Law would end chance for students to pick program that suits their goals


To the Editor:

Many Warwick families are extremely disheartened by Warwick Representatives’ (Shanley, McNamara, Solomon, and Vella-Wilkinson) sponsorship of H 5266. This bill seeks to preserve the choice of out-of-district students to attend Warwick’s Career and Technical Education (CTE) programs, while ending Warwick students’ ability to attend a CTE program of their choice.

Warwick School’s FY19 budget projects “Tuition from Other LEAs” to generate $1,220,000 in revenue and “Tuition – Other Dist w/in St” to generate an expense of $1,029,249. Warwick Superintendent Thornton represents that the district is losing $1.4 million to out of district tuition for CTE but fails to mention the net gain for Warwick. Further, he misrepresents the CTE programs available within Warwick and the true reason some students are selecting out-of-district CTE programs.

Much of the out-of-district tuition revenue Warwick receives (if not all) is for students outside of Warwick to select one of the well-respected WACTC programs. However, these WACTC programs, the only CTE options available in Warwick, are structured for a very specific segment of the student population, and do not allow students planning to attend four-year colleges after graduation to pursue a CTE education during high school. In 2015 SMMA Consultants recommended the establishment of ‘academies’ as a part of high school consolidation to fill this void and despite this recommendation and constant pleas from parents and students, Warwick was not able and/or willing to provide CTE programs to students planning to attend four-year colleges.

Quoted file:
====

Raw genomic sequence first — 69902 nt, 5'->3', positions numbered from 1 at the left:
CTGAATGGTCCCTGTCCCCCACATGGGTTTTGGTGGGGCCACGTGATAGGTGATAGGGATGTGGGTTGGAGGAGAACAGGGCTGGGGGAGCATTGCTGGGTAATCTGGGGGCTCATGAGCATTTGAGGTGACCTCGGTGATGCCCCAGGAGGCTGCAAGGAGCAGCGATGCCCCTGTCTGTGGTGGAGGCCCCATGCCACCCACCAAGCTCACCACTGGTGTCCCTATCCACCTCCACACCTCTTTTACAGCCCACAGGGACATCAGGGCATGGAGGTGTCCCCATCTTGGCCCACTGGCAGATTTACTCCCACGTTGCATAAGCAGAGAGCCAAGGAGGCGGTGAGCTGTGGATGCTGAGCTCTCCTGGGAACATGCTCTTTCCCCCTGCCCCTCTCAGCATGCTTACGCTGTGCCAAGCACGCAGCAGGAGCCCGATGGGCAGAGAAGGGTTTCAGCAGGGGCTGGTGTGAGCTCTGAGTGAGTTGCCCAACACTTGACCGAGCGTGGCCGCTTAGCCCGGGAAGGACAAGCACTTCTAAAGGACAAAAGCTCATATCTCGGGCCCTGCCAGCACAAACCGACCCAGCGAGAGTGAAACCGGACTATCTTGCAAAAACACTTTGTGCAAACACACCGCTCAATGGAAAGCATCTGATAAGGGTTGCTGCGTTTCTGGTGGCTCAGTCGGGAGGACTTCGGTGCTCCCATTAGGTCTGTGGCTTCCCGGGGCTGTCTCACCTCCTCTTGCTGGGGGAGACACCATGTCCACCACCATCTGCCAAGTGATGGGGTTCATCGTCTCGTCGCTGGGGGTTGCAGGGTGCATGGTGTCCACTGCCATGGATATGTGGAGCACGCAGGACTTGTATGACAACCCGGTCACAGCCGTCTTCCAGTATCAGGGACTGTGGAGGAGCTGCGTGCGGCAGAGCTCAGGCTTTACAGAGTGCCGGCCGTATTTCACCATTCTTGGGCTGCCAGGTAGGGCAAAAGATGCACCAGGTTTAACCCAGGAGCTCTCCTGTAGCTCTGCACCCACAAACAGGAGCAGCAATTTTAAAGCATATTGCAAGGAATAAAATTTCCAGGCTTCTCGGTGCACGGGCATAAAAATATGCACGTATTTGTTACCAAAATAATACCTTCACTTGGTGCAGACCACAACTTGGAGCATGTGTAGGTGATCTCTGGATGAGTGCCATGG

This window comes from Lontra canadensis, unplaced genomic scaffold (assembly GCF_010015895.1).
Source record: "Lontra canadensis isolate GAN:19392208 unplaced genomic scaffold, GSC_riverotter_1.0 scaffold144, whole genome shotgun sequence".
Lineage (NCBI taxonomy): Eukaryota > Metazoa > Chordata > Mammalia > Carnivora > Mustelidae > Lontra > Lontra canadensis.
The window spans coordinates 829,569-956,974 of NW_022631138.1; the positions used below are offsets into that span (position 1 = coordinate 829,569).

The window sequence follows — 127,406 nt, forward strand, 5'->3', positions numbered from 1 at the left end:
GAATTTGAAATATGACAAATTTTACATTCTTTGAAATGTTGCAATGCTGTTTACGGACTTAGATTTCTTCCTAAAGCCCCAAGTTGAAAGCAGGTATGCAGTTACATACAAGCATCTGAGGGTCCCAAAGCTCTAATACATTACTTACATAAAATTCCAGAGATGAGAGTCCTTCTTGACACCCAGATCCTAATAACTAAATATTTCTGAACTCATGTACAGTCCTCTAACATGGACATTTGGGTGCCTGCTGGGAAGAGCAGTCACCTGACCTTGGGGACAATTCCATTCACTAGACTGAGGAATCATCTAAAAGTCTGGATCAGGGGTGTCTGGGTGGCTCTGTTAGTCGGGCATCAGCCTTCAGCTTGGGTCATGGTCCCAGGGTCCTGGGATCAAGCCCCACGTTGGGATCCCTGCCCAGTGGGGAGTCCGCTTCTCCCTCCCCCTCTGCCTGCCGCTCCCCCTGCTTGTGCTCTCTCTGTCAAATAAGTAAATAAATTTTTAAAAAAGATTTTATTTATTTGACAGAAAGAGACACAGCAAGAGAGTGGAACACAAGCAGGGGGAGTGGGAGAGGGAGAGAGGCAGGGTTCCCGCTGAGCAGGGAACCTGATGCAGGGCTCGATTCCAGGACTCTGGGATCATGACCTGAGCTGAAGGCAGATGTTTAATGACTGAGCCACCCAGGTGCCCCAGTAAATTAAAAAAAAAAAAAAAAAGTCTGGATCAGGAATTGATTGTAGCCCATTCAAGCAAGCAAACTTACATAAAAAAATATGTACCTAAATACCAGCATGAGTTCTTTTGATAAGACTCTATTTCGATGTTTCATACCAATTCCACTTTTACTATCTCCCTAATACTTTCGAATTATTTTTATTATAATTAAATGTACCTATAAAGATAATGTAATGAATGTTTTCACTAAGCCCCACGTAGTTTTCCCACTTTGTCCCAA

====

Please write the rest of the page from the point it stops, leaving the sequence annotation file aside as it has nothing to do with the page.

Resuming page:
Other districts in Rhode Island, such as neighboring Cranston and North Kingstown, have developed CTE programs that integrate a rigorous a four-year college preparatory program with a CTE education. In fact, many of Cranston’s and North Kingstown’s top students graduate from their CTE programs and go on to attend prestigious colleges throughout the Unites States that require a rigorous high school honors and AP curriculum and view CTE program completion as a competitive advantage for acceptance and success.

The General Assembly and RIDE, understanding and embracing the benefits of a CTE education and recognizing the limited ability of some districts to provide all of the expanding opportunities in CTE education, have created law and policy to allow every student in Rhode Island to select the CTE program that best suits their individual goals and interests. H 5266 seeks to end that opportunity, particularly for Warwick students. In essence, this bill seeks to keep the door open to out-of-district students wishing to attend a WACTC program that fits their needs, while closing the door to Warwick students seeking a CTE program that combines their goals and interests.

Warwick families are grateful that Representative Shanley has agreed to meet with them and others to gain a better understanding of the varying CTE opportunities available within the Warwick system and other districts. Hopefully he, and the other Warwick Representatives will reconsider H 5266 and any future bills that limit CTE opportunities for our children, particularly ones that disproportionately discriminate against the Warwick students they represent.

Jennifer Shuster Mann



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